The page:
Brackish waters are a combination of freshwater (e.g. river discharge) and seawater, and their ecosystems include salt marshes, estuaries, tidal flats, mangrove forests and other aquatic-to-marine habitats. These environments host a great variety of interesting and beautiful brackish water plants; some of which can be hosted in an aquarium.
1. Java fern (Microsorium pteropus)
The Java fern lives in swampy, flooded jungle environments and are so tough that they often are used successfully in brackish water aquariums. This primitive plant grows attached to a hard surface, such as stone or wood (rather than in the sand or gravel bed), where it takes up nutrients directly from the water column.
Its foliage discourages grazing by otherwise unfinicky eaters such as scats. Though it is a slow grower, the Java fern can survive under very low lighting. It prefers temperate (55-65 degrees Fahrenheit) or tropical temperatures (75-85 degrees Fahrenheit).
The Java fern is an incredibly resilient and forgiving aquarium plant. It can withstand rather rough handling, like being ripped apart at the root mass and glued to logs or stuffed into shadowy corners.
2. Anubias plant (Anubias barteri)
Like the Java fern, the Anubias plant usually is found in swampy jungles. It’s a sturdy, slow-growing plant that attaches to hard surfaces.
The broad leaves of the Anubias add to the shadows cast by the logs and thick branches it might live on. This species is adaptable to varying light conditions and, though it really likes a tropical environment, it tolerates slightly cool conditions.
Though tough and fibrous, the Anubias plant generally is safe for fish herbivores. Somewhat amphibious, A. barteri can grow a bit out of water and is an especially great choice for a mudskipper setup.
3. Sago pondweed (Stuckenia pectinata)
Sago pondweed occurs almost worldwide and is an extraordinarily hardy and adaptable species. While this plant can be found thriving in fresh, soft, acidic ditch waters, it is in brackish waters (especially shallow, silty, sheltered bays) that this attractive species really flourishes naturally.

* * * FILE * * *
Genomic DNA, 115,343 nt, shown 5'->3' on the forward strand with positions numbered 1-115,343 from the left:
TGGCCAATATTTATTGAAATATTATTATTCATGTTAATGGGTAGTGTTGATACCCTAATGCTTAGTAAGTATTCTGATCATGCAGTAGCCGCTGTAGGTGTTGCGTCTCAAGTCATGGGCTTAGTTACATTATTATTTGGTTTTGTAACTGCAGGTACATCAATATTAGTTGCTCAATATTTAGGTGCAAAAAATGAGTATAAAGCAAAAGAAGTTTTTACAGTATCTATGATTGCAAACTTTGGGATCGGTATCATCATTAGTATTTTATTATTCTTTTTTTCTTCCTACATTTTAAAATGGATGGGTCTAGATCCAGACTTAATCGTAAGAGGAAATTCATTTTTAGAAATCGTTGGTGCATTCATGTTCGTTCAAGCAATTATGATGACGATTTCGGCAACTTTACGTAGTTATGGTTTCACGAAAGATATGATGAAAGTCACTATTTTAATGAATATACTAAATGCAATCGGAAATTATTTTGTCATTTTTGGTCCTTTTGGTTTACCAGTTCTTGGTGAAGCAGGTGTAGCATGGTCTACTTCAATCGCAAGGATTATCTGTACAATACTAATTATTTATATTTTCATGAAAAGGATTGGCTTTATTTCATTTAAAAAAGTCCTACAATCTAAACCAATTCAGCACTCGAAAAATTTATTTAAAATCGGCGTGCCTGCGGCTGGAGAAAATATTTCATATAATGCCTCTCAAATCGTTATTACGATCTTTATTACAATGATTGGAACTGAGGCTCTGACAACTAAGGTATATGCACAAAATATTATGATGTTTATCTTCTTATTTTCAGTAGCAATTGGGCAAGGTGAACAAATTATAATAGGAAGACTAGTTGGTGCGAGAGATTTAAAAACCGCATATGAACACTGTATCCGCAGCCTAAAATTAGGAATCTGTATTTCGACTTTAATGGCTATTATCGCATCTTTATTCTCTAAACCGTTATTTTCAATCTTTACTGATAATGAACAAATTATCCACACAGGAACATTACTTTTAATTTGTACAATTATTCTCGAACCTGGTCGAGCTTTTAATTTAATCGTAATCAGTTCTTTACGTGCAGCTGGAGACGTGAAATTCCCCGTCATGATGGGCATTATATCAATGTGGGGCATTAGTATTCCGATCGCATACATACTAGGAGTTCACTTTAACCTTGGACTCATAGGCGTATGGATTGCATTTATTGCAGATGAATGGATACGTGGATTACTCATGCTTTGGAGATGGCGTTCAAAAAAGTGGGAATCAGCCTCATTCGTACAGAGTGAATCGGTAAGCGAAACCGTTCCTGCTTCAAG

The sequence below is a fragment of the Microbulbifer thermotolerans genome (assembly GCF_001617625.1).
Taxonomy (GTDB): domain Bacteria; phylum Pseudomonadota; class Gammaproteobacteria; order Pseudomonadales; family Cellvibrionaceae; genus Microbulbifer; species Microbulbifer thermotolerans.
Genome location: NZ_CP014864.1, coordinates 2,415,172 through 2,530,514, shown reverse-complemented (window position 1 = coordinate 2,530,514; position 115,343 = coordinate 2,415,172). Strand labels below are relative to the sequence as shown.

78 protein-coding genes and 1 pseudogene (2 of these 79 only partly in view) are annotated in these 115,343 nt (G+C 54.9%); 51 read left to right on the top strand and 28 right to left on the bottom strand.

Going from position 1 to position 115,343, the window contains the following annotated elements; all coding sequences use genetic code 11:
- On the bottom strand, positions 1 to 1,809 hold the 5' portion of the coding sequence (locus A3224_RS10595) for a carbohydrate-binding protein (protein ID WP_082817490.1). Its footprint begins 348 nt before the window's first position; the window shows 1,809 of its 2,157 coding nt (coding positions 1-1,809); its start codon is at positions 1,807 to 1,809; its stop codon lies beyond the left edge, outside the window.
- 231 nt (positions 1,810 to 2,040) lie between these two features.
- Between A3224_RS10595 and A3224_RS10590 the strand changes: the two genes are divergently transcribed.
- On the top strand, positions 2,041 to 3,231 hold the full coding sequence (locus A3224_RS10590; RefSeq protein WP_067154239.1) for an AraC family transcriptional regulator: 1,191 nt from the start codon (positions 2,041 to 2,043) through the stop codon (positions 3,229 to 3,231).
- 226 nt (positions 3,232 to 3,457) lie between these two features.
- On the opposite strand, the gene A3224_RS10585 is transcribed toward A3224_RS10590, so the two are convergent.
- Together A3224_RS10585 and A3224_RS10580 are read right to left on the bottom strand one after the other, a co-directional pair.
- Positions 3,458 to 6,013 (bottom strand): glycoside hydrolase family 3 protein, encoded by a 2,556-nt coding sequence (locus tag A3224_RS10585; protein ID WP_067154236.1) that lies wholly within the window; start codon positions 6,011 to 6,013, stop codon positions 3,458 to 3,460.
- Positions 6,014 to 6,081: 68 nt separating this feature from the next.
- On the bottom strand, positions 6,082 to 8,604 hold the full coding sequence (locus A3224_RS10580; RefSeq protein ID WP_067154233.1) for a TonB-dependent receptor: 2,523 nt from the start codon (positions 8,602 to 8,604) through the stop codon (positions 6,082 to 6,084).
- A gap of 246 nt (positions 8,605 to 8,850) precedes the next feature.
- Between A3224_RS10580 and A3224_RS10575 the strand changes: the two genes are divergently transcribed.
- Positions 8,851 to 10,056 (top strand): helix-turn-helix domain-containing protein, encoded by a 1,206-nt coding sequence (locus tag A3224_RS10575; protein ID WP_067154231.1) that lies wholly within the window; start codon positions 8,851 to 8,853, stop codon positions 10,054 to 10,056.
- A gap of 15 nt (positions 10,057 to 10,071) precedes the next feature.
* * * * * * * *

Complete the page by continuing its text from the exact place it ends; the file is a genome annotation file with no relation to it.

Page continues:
It similarly likes alkaline conditions, or hard water, usually with a higher pH, so it is an excellent candidate for many African cichlid setups. While it’s safe for fish herbivores to eat, it contains compounds that make it taste bad and therefore isn’t very popular to eat.
Sago pondweed is the saltiest of the bunch, tolerating salinities of up to around half-strength seawater. And, this all-around tough-as-nails plant tolerates near-freezing temperatures to the hottest summer water temps.
4. Wendt’s Cryptocoryne (Cryptocoryne wendtii)
Though only tolerant of mild salinity, C. wendtii is an old brackish aquarium favorite. Like the Anubias plant, Crypts usually are found naturally in swampy jungle streams.
While not too demanding, this common species does prefer a fertile substrate, such as Seachem Natural Flourite Substrate. It tolerates a broad range of lighting conditions and is happy at tropical or subtropical temperatures.
Sometimes, while adjusting to new a new environment, Crypts will shed their leaves (a condition called “crypt melt”). Left alone, the fat tubers eventually send up new shoots.
Though it might not look like much at first, it eventually can proliferate to make a nice underbrush over the tank bottom where eels, dragon gobies and other shy bottom dwellers will appreciate the cover.
Caring for Brackish Plants: A Primer
No matter which brackish water plants you chose, add them to the aquarium before adding any fish. Most brackish water plant species that tolerate salt are raised and sold in freshwater. Adding the plants first allows you to slowly and gradually acclimate the freshwater plants into brackish conditions.
Once the plants are fully adjusted to the permanent salt level, the main goal is to maintain stability. This means that you must avoid the dramatic swings of salinity that come with inevitable cycles of evaporation and top-off (using pure freshwater to replace evaporated tank water).
Make sure to test the salinity of your brackish aquarium often using a quality hydrometer. The salinity should be constant to avoid shocking the plants. This includes avoiding rapid changes, whether they be increases or decreases.
Though their diversity and abundance may be modest, the visual impact of brackish water plants is huge. If there is a group of aquarium plants that exemplifies the maxim “less is more,” this is the one.
Kenneth Wingerter has worked in the aquarium industry for many years and is a diehard aquarium hobbyist. He’s written for a number of industry publications, including Tropical Fish Hobbyist, Coral, Advanced Aquarist and UltraMarine.